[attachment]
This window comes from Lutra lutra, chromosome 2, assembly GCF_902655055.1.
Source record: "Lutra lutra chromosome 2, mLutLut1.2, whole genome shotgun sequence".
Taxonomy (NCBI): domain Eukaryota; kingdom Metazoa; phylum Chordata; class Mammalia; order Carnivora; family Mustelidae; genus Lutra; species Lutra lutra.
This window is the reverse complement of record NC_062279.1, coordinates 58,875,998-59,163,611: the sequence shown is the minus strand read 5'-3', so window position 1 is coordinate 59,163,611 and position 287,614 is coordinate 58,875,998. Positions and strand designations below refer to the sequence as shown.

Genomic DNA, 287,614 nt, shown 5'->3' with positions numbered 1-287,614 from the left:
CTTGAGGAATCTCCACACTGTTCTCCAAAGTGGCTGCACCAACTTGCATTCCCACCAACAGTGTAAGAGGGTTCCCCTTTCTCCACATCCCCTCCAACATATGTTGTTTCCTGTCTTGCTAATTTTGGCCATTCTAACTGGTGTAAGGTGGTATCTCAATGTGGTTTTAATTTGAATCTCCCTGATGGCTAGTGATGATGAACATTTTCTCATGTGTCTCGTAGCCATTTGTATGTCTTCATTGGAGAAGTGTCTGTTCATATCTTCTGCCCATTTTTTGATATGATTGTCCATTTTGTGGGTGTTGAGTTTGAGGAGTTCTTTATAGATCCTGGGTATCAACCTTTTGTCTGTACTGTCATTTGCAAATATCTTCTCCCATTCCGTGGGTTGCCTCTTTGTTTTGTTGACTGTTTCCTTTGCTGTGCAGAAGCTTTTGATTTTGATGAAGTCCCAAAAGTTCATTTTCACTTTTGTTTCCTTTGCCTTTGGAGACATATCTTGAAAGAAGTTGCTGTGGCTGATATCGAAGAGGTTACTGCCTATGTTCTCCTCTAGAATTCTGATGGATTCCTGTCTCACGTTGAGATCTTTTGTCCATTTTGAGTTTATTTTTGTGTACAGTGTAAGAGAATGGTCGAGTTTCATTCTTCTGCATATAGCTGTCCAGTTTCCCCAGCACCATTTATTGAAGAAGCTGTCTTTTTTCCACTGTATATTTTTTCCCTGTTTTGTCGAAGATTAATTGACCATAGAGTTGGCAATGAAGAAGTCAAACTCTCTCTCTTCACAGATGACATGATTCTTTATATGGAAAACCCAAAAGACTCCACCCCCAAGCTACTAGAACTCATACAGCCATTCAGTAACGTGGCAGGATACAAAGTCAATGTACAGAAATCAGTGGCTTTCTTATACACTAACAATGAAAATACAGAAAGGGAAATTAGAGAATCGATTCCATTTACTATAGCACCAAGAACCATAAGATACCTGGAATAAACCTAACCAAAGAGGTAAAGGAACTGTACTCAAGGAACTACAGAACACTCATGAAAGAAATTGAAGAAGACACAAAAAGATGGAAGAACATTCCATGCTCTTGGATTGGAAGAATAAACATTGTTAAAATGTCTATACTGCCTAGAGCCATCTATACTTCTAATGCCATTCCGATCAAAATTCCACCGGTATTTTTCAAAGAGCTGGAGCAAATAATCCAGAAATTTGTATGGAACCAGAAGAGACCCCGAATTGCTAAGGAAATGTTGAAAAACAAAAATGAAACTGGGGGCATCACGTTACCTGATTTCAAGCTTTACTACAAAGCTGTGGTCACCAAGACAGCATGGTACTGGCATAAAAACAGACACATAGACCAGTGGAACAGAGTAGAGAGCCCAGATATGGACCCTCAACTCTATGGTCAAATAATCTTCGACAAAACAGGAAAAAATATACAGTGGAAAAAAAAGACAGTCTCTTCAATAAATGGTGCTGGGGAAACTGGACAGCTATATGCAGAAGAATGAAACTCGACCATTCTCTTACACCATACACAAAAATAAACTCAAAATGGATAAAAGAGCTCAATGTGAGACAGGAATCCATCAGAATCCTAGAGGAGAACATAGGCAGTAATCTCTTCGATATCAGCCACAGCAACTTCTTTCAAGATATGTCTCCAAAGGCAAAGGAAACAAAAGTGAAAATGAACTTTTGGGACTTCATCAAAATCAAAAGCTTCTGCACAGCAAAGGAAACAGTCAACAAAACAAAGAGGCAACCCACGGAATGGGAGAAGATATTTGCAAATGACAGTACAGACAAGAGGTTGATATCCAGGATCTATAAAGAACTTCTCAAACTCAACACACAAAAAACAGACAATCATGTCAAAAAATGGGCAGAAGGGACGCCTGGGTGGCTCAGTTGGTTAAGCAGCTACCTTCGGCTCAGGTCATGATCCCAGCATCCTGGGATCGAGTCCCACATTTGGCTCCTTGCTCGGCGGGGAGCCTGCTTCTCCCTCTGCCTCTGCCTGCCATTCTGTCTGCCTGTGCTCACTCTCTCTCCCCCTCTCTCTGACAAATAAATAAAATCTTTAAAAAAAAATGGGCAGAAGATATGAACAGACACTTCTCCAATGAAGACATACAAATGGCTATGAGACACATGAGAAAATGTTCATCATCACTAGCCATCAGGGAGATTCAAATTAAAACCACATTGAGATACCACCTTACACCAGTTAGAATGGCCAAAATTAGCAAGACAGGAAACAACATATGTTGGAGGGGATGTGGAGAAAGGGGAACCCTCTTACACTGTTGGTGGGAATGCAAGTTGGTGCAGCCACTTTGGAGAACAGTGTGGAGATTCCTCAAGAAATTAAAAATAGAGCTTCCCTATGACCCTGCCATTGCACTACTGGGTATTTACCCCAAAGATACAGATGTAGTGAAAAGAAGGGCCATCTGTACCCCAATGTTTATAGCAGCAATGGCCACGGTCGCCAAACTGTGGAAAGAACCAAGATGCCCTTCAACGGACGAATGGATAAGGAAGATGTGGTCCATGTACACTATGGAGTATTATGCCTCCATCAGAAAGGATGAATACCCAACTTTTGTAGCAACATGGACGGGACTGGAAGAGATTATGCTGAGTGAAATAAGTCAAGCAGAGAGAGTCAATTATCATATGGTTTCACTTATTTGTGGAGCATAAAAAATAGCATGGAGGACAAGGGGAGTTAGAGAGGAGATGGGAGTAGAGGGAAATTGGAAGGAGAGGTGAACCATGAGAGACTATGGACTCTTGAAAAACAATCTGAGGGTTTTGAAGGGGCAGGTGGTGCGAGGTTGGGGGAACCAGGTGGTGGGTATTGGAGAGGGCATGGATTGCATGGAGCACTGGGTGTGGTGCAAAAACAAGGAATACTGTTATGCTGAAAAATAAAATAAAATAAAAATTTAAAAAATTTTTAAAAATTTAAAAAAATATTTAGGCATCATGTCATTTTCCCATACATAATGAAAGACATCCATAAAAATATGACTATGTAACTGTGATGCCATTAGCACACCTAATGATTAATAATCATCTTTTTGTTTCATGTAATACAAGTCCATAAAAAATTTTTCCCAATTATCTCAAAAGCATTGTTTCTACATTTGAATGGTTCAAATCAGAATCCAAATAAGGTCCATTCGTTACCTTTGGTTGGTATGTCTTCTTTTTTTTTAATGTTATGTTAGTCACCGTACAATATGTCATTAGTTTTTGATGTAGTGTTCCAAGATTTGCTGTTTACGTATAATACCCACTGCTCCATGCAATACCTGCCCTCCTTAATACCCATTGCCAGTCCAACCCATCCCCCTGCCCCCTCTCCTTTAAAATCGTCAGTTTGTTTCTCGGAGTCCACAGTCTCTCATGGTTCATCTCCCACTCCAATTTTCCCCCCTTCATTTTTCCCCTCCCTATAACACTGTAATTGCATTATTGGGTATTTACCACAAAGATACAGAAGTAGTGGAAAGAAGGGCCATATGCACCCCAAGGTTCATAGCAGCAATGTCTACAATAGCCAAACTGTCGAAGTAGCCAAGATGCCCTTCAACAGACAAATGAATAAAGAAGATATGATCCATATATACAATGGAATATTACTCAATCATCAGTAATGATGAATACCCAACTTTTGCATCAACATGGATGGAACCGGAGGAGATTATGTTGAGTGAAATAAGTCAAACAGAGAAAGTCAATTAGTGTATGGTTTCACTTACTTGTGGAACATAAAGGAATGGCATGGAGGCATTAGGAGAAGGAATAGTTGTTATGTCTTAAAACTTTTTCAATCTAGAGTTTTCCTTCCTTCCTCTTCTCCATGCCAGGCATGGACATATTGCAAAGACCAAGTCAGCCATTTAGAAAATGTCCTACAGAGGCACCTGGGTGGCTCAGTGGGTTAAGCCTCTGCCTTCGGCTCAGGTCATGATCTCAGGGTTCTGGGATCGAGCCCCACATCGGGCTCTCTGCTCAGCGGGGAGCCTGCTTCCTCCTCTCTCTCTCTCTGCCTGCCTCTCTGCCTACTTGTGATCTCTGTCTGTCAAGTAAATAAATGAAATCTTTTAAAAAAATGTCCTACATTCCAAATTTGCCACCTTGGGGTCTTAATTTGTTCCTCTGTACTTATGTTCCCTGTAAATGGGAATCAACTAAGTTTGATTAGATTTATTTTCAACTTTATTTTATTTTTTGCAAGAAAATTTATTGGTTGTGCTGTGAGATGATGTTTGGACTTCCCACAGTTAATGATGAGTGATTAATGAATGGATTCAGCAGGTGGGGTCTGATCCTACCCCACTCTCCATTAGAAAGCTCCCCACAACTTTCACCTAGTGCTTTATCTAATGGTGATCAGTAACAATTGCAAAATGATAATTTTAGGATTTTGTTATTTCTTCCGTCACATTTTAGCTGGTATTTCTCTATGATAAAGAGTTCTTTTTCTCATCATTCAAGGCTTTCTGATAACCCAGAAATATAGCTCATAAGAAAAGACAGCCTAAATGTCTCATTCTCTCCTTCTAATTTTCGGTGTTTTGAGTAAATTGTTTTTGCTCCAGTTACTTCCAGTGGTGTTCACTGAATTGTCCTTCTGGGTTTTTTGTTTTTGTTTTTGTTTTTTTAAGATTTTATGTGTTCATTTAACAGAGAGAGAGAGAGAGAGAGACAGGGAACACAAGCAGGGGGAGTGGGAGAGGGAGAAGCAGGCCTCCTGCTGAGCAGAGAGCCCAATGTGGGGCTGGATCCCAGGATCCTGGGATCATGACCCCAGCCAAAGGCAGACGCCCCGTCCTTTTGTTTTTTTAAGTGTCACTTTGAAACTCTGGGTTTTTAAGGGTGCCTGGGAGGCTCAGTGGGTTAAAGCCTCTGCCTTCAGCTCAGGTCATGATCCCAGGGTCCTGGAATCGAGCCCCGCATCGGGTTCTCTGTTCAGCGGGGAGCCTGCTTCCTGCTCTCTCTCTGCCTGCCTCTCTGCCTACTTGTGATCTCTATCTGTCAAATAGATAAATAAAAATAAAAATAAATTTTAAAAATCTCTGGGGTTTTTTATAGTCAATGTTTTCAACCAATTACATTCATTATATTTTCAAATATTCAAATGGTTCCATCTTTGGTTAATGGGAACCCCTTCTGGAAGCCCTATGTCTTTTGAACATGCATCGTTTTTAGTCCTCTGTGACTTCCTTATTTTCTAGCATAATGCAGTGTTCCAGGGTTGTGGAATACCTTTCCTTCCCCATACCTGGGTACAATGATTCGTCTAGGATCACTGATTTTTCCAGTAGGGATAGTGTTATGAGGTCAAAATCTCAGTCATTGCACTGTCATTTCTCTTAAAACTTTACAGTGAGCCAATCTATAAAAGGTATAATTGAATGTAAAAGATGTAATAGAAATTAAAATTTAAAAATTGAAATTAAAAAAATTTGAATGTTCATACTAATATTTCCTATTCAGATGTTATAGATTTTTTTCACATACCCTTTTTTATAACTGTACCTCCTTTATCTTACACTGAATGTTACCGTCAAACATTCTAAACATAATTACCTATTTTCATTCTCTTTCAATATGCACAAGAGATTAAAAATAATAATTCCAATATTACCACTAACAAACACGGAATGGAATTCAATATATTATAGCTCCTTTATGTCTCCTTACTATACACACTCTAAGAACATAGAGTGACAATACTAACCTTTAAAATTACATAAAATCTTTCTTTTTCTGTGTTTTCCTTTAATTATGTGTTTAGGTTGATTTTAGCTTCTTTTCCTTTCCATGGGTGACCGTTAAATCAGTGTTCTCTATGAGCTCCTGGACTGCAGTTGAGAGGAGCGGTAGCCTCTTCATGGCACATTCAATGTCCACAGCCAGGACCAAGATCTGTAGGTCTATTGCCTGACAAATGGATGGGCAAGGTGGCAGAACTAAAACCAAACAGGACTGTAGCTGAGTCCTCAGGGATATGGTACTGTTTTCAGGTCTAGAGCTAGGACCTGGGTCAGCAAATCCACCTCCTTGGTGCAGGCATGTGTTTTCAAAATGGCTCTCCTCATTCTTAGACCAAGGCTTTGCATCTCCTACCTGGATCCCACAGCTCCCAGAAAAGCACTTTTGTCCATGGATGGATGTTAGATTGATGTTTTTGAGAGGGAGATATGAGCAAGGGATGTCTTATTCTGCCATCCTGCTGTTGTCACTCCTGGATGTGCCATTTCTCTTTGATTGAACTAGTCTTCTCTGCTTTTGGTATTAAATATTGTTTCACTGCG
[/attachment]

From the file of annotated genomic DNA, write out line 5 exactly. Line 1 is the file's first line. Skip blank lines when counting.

Genomic DNA, 287,614 nt, shown 5'->3' with positions numbered 1-287,614 from the left: